Massachusetts Republican governor has replaced the chairman of the state labor committee in an effort to resolve a bitter contract dispute between the city and its police union before the July 26 Democratic National Convention (search).
Gov. Mitt Romney (search) named former district court Chief Justice Samuel Zoll to the job Thursday. Zoll replaces vice chairman Morris Horowitz, who has been serving as acting chairman since late last year when the previous leader died.
The appointment came hours after the labor committee ordered arbitration between the city and the Boston Police Patrolmen's Association (search), but refused to expedite the process.
Romney said Zoll could call another committee meeting as soon as Saturday to appoint an arbitrator and potentially complete the process before the convention, which police have threatened to disrupt with picketing at many outside events.
Zoll was sworn in by the governor Thursday afternoon and said his first task heading the state Joint Labor-Management Committee is to familiarize himself with the dispute.
Under the decision made by the committee earlier in the day, arbitration would have proceeded under the normal timetable, with no arbitrator appointed until late next week at the earliest, just days before the convention.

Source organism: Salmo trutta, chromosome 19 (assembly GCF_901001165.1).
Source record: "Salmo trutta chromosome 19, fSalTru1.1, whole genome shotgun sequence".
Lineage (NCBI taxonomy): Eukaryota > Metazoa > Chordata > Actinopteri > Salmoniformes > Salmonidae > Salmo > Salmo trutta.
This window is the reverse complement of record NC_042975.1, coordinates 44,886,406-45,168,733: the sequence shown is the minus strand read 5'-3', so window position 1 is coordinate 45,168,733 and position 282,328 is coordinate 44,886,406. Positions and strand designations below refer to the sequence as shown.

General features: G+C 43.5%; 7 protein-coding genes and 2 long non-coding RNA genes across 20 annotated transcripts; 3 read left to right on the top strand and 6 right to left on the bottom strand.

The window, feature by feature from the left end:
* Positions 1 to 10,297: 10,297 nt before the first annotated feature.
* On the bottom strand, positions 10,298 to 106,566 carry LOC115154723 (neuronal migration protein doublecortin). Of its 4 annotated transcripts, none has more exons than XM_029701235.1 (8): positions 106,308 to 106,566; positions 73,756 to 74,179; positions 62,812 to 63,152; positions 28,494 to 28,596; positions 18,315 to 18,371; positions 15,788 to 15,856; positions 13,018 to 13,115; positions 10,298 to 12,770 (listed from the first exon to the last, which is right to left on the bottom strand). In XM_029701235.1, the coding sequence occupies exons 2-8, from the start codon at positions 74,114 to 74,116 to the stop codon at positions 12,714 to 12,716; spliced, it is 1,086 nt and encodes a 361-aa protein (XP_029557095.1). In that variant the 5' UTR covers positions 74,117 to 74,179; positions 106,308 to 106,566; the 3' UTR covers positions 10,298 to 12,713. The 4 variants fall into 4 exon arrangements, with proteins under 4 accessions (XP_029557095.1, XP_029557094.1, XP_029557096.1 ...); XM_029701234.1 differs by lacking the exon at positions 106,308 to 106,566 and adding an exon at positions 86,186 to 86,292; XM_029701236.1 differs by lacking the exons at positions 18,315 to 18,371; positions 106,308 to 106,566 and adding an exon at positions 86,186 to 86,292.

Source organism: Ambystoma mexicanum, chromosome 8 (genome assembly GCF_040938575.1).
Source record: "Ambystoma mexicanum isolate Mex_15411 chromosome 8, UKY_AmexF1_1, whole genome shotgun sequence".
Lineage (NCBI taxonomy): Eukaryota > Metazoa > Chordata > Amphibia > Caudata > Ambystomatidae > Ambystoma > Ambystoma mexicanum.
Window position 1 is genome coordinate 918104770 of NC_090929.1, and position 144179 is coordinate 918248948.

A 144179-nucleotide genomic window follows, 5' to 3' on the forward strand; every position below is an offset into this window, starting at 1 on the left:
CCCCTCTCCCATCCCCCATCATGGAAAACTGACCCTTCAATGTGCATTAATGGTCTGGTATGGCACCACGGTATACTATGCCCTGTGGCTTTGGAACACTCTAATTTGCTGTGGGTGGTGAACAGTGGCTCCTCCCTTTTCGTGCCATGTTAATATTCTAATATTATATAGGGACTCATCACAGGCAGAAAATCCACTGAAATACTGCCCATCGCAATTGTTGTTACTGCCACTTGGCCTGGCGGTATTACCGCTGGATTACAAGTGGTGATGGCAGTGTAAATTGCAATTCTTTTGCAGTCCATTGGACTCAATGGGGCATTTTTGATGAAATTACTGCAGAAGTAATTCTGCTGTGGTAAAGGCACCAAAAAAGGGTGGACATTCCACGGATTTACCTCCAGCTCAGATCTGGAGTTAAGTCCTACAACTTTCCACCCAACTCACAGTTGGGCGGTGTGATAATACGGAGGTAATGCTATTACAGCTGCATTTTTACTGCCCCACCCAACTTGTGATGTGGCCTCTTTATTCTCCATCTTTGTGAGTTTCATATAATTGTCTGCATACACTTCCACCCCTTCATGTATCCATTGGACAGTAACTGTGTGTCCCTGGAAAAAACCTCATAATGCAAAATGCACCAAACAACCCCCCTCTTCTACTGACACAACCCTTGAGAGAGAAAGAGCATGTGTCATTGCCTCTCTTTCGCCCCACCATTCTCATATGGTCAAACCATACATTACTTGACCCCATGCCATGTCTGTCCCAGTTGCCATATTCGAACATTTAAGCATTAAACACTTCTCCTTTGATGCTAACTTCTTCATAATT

The decision pleased neither side. The city wanted expedited arbitration, which would lead to resolution before the convention, while the union has long opposed allowing an independent third party to usurp the power of its members to vote on their own contract.
"Picket lines cannot be a consideration during the Democratic National Convention by people who are sworn to protect the public," Romney said. "The focus of public safety must be exclusively on providing for the safety of our visitors and our citizens."
The police union, which has already disrupted construction at the convention site and deterred Democratic presidential candidate John Kerry of Massachusetts from speaking to a recent gathering of U.S. mayors, is entering its third year of working without a contract.
The city has offered an 11.9 percent raise over four years, while the union wants almost 17 percent.